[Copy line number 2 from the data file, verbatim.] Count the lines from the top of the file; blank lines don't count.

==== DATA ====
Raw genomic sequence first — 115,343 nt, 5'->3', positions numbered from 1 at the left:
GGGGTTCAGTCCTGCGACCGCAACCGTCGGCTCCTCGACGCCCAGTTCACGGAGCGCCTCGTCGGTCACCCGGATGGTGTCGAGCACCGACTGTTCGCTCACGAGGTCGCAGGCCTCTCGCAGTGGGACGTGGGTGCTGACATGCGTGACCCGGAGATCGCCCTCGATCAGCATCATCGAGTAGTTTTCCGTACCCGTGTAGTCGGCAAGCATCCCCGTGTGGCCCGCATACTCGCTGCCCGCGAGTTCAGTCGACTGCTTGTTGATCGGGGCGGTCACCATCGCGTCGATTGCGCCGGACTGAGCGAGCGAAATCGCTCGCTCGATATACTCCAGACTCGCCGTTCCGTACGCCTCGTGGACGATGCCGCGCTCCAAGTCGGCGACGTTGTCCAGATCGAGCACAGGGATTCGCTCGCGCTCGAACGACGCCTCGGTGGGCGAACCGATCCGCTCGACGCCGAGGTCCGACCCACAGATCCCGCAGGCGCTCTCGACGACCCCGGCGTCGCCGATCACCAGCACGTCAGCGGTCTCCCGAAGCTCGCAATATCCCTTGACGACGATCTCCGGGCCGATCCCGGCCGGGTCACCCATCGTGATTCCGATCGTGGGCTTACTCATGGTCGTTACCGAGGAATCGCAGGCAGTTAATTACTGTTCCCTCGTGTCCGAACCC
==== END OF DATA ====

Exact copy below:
GGGGTTCAGTCCTGCGACCGCAACCGTCGGCTCCTCGACGCCCAGTTCACGGAGCGCCTCGTCGGTCACCCGGATGGTGTCGAGCACCGACTGTTCGCTCACGAGGTCGCAGGCCTCTCGCAGTGGGACGTGGGTGCTGACATGCGTGACCCGGAGATCGCCCTCGATCAGCATCATCGAGTAGTTTTCCGTACCCGTGTAGTCGGCAAGCATCCCCGTGTGGCCCGCATACTCGCTGCCCGCGAGTTCAGTCGACTGCTTGTTGATCGGGGCGGTCACCATCGCGTCGATTGCGCCGGACTGAGCGAGCGAAATCGCTCGCTCGATATACTCCAGACTCGCCGTTCCGTACGCCTCGTGGACGATGCCGCGCTCCAAGTCGGCGACGTTGTCCAGATCGAGCACAGGGATTCGCTCGCGCTCGAACGACGCCTCGGTGGGCGAACCGATCCGCTCGACGCCGAGGTCCGACCCACAGATCCCGCAGGCGCTCTCGACGACCCCGGCGTCGCCGATCACCAGCACGTCAGCGGTCTCCCGAAGCTCGCAATATCCCTTGACGACGATCTCCGGGCCGATCCCGGCCGGGTCACCCATCGTGATTCCGATCGTGGGCTTACTCATGGTCGTTACCGAGGAATCGCAGGCAGTTAATTACTGTTCCCTCGTGTCCGAACCC